So these good Jews, these guests in Jerusalem from as far away as Rome – they follow this loud noise they have heard. And they come to the house we’ve been talking about and they are amazed to find these one hundred and twenty people, talking. They are simple people, mostly from a rural area, and they have never traveled outside the country, as far as we can tell, and here they are - speaking eloquently in the languages of Cappadocia, and Pontus and Asia. And these visitors conclude that the whole lot of them must be drunk, at 9 o’clock in the morning.
But Peter stands up and begins to speak. He has spent all that time thinking about Jesus and reading the scripture and trying to make sense of things, AND he has just received the great power of the Holy Spirit. He stands up and speaks with far more eloquence than you would expect from a simple fisherman from the northern part of the country. And in the speech that we did not read this morning, he tells, point by point, how Jesus performed deeds of power and signs that God did through him. And that according to the plan of God, the Jews handed him over to be killed. But that God raised him from death, because God was stronger than death and that he has been lifted up to heaven to sit at God’s right hand. And now he has given us the Holy Spirit which he promised us. And then, said Peter, very persuasively: this Jesus whom you killed is our Messiah. He’s the one you’ve been waiting for all these years, and I’ve got the scripture passages to prove it to you.
Now none of this is any surprise to any of us, who have heard this from the time we were little children in Sunday School. But it was the first time that the whole story of Jesus’ life and deeds and death and resurrection and ascension was put into that simple framework. That fisherman from Galilee – that simple, sincere, but rough around the edges guy, who loved and followed Jesus – he got it. He put it all together and he preached it. And because of the power of the Holy Spirit through Peter three thousand people were baptized and received into the brand new Christian Church, which was born that day.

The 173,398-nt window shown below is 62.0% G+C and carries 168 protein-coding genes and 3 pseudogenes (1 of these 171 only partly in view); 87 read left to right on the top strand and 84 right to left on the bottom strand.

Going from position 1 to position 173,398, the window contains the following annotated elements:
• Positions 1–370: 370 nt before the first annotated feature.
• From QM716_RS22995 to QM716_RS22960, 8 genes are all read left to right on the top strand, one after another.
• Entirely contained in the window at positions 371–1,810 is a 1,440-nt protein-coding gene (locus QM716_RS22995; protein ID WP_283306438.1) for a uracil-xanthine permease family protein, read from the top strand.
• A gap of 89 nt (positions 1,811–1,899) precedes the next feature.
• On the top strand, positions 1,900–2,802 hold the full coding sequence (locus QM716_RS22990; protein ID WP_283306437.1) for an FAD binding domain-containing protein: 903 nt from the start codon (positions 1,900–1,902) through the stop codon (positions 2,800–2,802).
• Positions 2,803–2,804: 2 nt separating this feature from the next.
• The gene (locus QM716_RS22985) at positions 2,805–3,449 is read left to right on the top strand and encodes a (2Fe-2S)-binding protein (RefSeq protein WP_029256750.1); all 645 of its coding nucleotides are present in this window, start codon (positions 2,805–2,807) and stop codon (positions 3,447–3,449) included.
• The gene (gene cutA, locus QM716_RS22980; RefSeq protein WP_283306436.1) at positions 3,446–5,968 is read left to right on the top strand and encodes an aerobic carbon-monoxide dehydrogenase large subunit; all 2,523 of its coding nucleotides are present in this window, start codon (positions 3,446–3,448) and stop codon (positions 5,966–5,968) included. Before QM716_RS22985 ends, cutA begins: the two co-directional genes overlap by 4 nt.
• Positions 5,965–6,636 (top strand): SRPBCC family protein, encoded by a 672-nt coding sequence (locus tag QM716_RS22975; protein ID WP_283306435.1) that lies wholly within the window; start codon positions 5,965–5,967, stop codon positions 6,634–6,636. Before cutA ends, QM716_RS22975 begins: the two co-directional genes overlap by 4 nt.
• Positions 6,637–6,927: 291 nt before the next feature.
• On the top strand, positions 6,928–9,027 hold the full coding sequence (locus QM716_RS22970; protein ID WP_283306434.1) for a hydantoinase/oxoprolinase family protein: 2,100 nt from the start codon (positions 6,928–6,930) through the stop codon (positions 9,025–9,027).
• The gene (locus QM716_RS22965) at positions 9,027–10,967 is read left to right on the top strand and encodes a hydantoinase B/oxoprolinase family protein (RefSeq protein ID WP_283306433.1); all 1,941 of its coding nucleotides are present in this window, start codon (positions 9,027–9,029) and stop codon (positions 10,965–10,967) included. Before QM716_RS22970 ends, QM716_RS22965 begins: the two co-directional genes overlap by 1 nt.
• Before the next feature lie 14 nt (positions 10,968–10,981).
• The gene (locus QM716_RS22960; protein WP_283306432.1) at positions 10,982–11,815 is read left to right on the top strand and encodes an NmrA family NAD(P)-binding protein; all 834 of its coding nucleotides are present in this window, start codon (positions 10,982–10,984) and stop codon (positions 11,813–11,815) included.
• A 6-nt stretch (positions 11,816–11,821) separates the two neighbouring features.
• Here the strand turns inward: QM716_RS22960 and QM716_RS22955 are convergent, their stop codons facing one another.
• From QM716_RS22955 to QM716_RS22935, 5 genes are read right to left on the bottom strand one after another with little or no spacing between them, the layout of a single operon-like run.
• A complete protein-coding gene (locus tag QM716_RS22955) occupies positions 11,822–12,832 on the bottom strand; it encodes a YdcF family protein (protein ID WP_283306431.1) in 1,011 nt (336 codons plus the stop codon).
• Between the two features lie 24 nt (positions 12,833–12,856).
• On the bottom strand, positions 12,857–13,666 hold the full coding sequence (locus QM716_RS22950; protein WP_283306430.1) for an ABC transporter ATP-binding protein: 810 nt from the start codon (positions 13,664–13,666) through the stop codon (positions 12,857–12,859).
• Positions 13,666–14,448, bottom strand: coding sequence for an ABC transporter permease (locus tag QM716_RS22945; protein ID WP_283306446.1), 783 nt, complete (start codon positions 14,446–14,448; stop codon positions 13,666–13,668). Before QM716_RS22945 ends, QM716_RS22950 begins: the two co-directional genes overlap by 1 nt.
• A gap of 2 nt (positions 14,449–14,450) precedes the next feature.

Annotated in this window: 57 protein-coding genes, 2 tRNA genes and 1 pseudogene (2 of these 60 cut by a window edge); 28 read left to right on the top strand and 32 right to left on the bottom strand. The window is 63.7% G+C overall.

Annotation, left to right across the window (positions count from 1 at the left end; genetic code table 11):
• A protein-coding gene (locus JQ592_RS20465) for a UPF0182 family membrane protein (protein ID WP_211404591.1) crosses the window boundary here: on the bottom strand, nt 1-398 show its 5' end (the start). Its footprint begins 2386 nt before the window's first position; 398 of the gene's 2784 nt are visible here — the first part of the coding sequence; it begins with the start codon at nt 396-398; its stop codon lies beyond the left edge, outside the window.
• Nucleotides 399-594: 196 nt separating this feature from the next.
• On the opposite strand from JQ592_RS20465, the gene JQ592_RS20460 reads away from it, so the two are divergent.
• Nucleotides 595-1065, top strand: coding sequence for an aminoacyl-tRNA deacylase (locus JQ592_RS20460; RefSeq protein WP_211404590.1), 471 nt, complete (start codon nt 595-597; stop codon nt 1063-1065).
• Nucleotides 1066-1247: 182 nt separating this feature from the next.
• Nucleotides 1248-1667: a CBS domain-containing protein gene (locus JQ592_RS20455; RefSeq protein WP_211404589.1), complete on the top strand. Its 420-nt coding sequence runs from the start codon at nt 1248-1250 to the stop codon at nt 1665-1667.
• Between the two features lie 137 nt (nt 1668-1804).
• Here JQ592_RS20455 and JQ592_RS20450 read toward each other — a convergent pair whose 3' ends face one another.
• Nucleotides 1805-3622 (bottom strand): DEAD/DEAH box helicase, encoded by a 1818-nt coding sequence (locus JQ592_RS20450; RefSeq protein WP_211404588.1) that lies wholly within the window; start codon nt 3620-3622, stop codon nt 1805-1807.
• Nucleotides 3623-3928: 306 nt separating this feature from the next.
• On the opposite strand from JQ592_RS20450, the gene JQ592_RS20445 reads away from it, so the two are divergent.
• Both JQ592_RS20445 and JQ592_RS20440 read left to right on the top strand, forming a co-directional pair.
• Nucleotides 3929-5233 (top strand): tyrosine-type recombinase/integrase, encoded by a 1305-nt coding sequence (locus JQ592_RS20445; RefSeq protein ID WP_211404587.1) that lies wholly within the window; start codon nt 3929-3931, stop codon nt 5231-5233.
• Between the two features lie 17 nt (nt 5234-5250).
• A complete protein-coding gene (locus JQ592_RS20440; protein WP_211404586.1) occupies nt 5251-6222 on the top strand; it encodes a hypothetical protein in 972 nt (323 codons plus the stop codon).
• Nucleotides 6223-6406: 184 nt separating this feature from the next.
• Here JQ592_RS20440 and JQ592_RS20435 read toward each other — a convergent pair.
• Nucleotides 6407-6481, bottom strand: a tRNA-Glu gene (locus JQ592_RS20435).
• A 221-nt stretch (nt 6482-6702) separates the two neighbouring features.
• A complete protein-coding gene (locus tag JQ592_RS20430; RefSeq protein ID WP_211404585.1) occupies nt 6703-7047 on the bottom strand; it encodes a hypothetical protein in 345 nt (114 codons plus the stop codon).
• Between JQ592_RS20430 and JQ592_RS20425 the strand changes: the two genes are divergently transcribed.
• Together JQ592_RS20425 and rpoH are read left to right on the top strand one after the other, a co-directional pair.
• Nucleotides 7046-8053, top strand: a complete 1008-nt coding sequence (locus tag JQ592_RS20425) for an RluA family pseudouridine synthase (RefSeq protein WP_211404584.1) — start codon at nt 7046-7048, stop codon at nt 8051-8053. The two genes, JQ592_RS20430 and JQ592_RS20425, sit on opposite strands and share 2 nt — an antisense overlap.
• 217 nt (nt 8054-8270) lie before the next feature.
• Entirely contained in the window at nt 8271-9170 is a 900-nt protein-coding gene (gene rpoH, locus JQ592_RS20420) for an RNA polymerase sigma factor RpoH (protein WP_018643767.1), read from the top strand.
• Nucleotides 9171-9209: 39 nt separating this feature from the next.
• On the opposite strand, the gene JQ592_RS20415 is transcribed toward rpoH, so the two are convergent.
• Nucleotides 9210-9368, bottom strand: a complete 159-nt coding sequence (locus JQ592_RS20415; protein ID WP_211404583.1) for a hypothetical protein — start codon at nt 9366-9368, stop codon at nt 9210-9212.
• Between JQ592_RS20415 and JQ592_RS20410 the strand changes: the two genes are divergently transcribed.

Now maybe you are thinking that that’s a very nice little story that happened about two thousand years ago in a place thousands of miles from here. So let me tell you – or let me remind you – what’s happening at North Kent Presbyterian Church these days. Just last week we celebrated that this congregation paid off a debt of over $400,000. Back in 1999 the church borrowed this money for the completion of an addition and in March you paid it back two years ahead of time. That happened because whole lot of you gave generously to make that possible. That this congregation will have a fine building for the years ahead. And that sure looks to me like what the prophet Joel was talking about – that old men are dreaming dreams of the future.
We have been having a series of guests here lately – Dr. Todd Cioffi and his students, and Rev. David Milbourne. Dr. Jack Stewart has spoken with a small group of us and he’s coming back next month to talk with all of us, and Eileen Best from the Presbytery Resource Center was here with some very good ideas. We’re in the process of having some very good creative follow up conversations based on what they’ve said. Several of you have had insightful comments. And it all sure looks to me like what the Prophet Joel talked about – that young men and women are seeing visions of what may happen here.
The Christian Education committee got together a few weeks ago and they took a look at the list of the children who are a part of this church in one way or another and they checked out some curriculum and they said to each other “Hey, we could have a summer children’s program here!” And it will happen, starting on June 14. And it sure looks to me like the Prophet Joel – and God’s Spirit being poured out all over this church.
And I have to tell you this: sometimes I just sit at a session meeting, quietly, listening and watching and every once in a while I get this huge grin on my face as I listen and watch. I hear the elders discussing a whole lot of very good things and hearing reports of the good things that have happened. And there’s a positive energy in the room and lot of spirited conversation and there’s respect and a very cordial spirit around the table and there’s even a lot of laughter. I say to myself and I say to God, and sometimes I even say to them “It’s the Spirit of God sweeping through this place like a strong, fresh breeze.”
Because Pentecost happened two thousand years ago in a place thousands of miles from here. And it’s still happening today, in Rockford, Michigan.